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Rock Band Unplugged Reviewed by Cyril Lachel on . Don't be pessimistic after the disastrous Guitar Hero On Tour games, Rock Band Unplugged is another fine example in a very young franchise. It looks like the real Rock Band but plays like Amplitude, the perfect combination as far as I'm concerned. Don't let the duplicate songs fool you; Rock Band Unplugged is one of the best music games ever made for a portable game system! Rating: 78%
Rock Band Unplugged
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  • Review Score:

  • B+
Stop me if you've heard this one before: A hugely successful game maker is looking to capitalize on the success of their top selling music franchise by spinning it off onto the handheld game systems. This isn't Guitar Hero On Tour on the Nintendo DS, but rather Rock Band Unplugged for the Sony PSP. And while this Electronic Arts/MTV Games release isn't as good as its console counterparts, it is leaps and bounds better than what Activision was able to pull off on Nintendo's dual-screened system. And best of all, this portable music game won't give you a severe case of carpel tunnel.

Instead of trying to recreate the fun and excitement of Rock Band using weird fake plastic controllers that somehow plug into your handheld system (a la Guitar Hero On Tour), Rock Band Unplugged decides to try something completely different. It's the game's readiness to drastically differentiate itself from the console releases that is its greatest strength. It is, for better or worse, a completely different game; something that is not trying to be something it can never hope to be on a portable system. It would be foolish to try and recreate any one of the instruments (except for maybe singing) on a handheld, so I'm certainly happy to see Harmonix take a different approach.

Rock Band Unplugged (PSP)

Rock Band Unplugged is, quite simply, the pairing of two of Harmonix's best games: Frequency/Amplitude and Rock Band. At first the game looks like your basic Rock Band-style game, where you hit the notes that are coming to you in order to play beautiful music. But look closer. In Rock Band Unplugged you aren't just playing one instrument, but all four of the instruments found in your standard Rock Band song - guitar, bass, drums and vocals. It's your job to switch from one note highway to the next hitting notes and completing musical phrases.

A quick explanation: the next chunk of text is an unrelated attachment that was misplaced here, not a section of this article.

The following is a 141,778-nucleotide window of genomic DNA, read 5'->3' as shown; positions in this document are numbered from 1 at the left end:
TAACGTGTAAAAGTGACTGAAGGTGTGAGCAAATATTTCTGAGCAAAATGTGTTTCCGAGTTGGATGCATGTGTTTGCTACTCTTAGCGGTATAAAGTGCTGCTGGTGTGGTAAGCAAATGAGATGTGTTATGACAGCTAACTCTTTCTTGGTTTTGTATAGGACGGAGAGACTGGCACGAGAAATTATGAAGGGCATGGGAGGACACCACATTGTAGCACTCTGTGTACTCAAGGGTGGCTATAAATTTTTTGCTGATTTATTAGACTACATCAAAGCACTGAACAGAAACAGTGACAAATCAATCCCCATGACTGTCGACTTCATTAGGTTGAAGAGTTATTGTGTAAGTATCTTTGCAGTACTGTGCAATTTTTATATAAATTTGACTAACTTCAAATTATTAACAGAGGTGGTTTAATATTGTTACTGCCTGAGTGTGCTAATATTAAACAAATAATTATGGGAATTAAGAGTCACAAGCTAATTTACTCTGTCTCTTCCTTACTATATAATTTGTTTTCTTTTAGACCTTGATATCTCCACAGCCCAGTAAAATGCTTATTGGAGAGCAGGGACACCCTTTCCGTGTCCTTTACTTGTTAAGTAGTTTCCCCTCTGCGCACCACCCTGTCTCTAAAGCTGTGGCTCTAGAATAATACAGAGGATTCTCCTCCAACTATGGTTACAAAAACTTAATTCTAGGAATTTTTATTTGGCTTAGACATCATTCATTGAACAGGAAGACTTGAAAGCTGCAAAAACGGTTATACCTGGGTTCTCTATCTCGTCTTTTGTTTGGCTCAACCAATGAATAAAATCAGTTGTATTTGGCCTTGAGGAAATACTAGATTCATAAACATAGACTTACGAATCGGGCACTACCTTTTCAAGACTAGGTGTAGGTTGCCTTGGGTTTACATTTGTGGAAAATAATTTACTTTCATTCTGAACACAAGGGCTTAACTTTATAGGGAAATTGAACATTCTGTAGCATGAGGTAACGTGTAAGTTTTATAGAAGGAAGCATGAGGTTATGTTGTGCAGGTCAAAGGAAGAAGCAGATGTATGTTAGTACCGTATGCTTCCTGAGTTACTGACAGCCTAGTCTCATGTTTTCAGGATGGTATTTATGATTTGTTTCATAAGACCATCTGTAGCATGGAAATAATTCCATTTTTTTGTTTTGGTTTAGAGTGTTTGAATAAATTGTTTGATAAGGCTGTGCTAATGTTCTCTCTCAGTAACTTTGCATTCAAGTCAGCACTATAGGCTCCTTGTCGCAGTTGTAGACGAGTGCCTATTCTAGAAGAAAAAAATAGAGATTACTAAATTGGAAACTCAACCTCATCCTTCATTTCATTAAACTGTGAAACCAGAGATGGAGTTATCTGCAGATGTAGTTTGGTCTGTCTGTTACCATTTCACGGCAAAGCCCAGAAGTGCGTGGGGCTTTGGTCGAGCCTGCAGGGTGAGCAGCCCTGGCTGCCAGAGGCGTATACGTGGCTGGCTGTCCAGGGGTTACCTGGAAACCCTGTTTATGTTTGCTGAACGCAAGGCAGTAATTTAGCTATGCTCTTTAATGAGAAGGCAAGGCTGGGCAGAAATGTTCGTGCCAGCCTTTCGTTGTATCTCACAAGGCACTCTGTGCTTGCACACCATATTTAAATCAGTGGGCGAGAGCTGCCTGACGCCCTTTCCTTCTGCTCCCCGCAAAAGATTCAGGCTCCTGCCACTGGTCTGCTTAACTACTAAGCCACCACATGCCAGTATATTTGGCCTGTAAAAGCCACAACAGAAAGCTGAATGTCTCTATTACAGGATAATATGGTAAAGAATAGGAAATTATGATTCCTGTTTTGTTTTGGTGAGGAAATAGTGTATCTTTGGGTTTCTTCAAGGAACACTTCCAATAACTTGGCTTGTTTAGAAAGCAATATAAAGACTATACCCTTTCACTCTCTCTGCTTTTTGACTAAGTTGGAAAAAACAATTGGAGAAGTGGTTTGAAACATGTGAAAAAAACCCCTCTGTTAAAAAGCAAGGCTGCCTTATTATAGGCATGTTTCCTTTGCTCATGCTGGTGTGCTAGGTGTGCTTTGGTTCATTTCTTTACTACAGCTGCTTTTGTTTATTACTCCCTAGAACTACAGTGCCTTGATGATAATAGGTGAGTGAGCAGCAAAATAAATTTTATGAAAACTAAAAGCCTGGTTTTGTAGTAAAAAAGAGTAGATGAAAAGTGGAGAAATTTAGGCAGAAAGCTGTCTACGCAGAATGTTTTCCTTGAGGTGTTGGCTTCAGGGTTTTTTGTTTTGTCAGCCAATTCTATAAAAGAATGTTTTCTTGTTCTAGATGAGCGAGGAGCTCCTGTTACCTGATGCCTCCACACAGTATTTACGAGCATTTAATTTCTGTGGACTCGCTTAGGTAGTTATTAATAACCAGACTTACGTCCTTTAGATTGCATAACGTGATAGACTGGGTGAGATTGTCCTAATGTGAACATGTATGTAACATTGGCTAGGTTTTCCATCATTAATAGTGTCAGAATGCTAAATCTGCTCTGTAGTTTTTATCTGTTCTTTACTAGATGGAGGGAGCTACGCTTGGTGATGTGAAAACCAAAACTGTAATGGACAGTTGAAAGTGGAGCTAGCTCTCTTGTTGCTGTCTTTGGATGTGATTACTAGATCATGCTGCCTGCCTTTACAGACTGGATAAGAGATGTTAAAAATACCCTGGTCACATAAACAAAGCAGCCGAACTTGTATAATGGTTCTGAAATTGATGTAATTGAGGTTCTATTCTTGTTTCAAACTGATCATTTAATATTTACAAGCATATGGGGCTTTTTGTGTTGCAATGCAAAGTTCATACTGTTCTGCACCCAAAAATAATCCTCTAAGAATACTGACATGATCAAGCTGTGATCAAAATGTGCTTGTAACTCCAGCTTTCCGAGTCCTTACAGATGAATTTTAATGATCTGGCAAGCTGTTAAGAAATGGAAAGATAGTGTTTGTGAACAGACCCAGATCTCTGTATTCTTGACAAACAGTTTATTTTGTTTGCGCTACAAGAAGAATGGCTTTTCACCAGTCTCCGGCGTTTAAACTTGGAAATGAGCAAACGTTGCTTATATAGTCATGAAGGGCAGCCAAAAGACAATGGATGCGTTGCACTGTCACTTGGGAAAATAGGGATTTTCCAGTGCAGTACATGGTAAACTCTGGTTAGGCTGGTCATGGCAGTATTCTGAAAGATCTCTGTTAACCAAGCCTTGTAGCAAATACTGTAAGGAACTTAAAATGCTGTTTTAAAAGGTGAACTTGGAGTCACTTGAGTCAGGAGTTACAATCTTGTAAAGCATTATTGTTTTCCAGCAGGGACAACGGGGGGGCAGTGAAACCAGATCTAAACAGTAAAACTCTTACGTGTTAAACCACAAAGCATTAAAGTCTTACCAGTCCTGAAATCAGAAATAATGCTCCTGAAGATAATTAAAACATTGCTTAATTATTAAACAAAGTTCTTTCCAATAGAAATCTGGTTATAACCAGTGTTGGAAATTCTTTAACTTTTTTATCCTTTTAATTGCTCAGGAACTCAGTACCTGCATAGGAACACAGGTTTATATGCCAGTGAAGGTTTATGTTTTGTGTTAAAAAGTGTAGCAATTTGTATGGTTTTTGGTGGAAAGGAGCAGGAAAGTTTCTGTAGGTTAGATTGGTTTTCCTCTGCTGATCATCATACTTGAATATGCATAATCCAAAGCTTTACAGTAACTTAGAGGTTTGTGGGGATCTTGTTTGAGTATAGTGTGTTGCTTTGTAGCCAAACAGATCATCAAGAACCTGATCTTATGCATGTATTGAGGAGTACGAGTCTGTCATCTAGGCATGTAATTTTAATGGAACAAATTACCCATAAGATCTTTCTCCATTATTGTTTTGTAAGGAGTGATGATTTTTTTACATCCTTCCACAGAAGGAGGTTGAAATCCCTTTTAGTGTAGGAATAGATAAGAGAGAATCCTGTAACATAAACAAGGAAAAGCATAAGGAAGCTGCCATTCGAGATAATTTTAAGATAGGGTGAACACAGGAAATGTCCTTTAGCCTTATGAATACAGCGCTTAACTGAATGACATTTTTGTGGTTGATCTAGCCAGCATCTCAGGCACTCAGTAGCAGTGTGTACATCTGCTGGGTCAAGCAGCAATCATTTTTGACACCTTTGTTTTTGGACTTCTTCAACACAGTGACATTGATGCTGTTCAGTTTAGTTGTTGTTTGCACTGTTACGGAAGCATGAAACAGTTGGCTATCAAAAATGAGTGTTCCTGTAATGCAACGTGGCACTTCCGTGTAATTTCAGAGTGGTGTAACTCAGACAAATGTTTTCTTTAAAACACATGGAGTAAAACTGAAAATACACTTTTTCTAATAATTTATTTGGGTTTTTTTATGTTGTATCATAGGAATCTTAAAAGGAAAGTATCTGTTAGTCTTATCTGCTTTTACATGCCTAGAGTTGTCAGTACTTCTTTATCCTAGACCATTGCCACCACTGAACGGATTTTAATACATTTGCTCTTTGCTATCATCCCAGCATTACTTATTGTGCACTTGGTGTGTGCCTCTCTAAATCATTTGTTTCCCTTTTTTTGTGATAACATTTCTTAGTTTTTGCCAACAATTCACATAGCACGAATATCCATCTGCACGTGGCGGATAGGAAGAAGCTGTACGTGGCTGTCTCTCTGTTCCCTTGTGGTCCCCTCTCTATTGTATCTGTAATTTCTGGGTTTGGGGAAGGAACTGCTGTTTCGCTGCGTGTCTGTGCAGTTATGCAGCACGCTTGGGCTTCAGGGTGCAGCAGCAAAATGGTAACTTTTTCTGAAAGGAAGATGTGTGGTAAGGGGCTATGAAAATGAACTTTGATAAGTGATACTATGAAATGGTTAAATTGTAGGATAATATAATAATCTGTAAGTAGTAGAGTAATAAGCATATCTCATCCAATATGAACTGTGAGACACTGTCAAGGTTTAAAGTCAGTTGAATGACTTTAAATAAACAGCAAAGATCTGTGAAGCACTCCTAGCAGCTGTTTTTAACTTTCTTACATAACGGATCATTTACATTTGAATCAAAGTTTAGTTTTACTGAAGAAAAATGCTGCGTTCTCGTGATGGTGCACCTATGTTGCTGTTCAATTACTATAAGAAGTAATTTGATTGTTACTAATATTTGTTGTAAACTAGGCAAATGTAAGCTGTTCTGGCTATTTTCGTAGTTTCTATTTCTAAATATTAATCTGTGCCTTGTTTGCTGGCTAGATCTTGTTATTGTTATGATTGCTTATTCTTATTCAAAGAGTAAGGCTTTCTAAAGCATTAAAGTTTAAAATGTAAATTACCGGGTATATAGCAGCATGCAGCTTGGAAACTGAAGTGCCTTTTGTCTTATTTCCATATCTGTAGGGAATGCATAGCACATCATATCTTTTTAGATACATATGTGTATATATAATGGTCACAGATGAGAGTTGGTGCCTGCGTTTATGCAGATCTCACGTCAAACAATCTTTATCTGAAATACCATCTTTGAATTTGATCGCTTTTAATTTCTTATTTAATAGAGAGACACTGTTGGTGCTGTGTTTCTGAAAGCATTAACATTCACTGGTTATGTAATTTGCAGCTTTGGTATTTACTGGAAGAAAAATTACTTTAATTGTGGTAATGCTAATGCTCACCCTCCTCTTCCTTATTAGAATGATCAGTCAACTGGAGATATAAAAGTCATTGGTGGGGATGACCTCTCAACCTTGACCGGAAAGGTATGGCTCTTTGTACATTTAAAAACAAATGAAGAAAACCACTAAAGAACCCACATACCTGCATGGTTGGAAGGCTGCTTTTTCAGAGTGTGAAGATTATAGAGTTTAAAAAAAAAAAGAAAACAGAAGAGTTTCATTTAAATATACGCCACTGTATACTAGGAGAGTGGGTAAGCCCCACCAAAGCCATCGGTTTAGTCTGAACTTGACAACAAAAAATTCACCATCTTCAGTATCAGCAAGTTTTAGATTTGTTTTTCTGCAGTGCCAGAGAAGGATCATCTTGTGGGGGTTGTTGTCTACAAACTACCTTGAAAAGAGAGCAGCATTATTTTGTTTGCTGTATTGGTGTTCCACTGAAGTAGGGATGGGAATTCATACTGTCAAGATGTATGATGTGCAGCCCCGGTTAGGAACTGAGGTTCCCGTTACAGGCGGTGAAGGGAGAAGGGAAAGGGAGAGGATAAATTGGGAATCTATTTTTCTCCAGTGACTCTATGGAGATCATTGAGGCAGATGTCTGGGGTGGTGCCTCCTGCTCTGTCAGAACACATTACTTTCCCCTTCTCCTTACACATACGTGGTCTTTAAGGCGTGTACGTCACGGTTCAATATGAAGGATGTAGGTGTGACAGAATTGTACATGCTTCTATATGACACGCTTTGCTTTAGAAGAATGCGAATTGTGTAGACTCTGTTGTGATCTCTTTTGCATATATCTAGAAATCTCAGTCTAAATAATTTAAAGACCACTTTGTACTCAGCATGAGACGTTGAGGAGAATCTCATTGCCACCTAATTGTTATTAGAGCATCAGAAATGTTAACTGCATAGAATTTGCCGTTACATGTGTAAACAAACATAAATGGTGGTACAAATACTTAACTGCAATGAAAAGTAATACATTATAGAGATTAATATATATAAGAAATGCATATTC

You do this by using the two shoulder buttons, switching from one highway to the next trying to earn as many points as possible. Each highway features four different notes to hit, two mapped to the D-pad and the other two are represented by the face buttons. The two D-pad buttons are used to hit the red and yellow buttons on the left, while the triangle and O buttons are used to hit the green and blue buttons on the right. For as wonky as it sounds, this set-up works surprisingly well. It actually makes sense for these buttons to be moved away, especially when you're trying to two notes at once. The notes are separated by the shoulder buttons, so you use your two thumbs to hit notes and do the rest with your index fingers. If you don't like this set-up for any reason, the game gives you the option to change the button scheme accordingly.

Rock Band Unplugged (PSP)

Where Rock Band Unplugged differs from the likes of Guitar Hero and the console Rock Band games, is that you aren't simply trying to hit notes. Each instrument will have a phrase that they have to complete; which includes you hitting a number of different notes in a row to activate the instrument. Once you've played all of the notes the phrase will be locked and you can move on to a different instrument, with the now-completed instrument playing in the background. But don't get too comfortable, because you're going to be frantically rushing from one note highway to another trying to complete all of the instruments before you have to do it all over again. And don't forget that if you don't hit all the notes the marker will be pushed up a little further and you'll have to complete another phrase. It can all get very overwhelming, going back and forth hitting as many phrases as you can. But it's never frustrating, it's just an exciting time where you're on the edge of your seat trying to hit notes and keep the song afloat.

If you're a Frequency fan, then all this should sound familiar. This was the basic gameplay mechanic of both Frequency and Amplitude, Harmonix's earliest PlayStation 2 games. In those games you were pushing buttons to drum machines and other computer sounds in a electronica-influenced landscape. This is more basic, with you only playing the four main instruments found in all previous Rock Band games. The music is also more in line with the traditional Rock Band games ... in fact, some of it IS in other Rock Band games.
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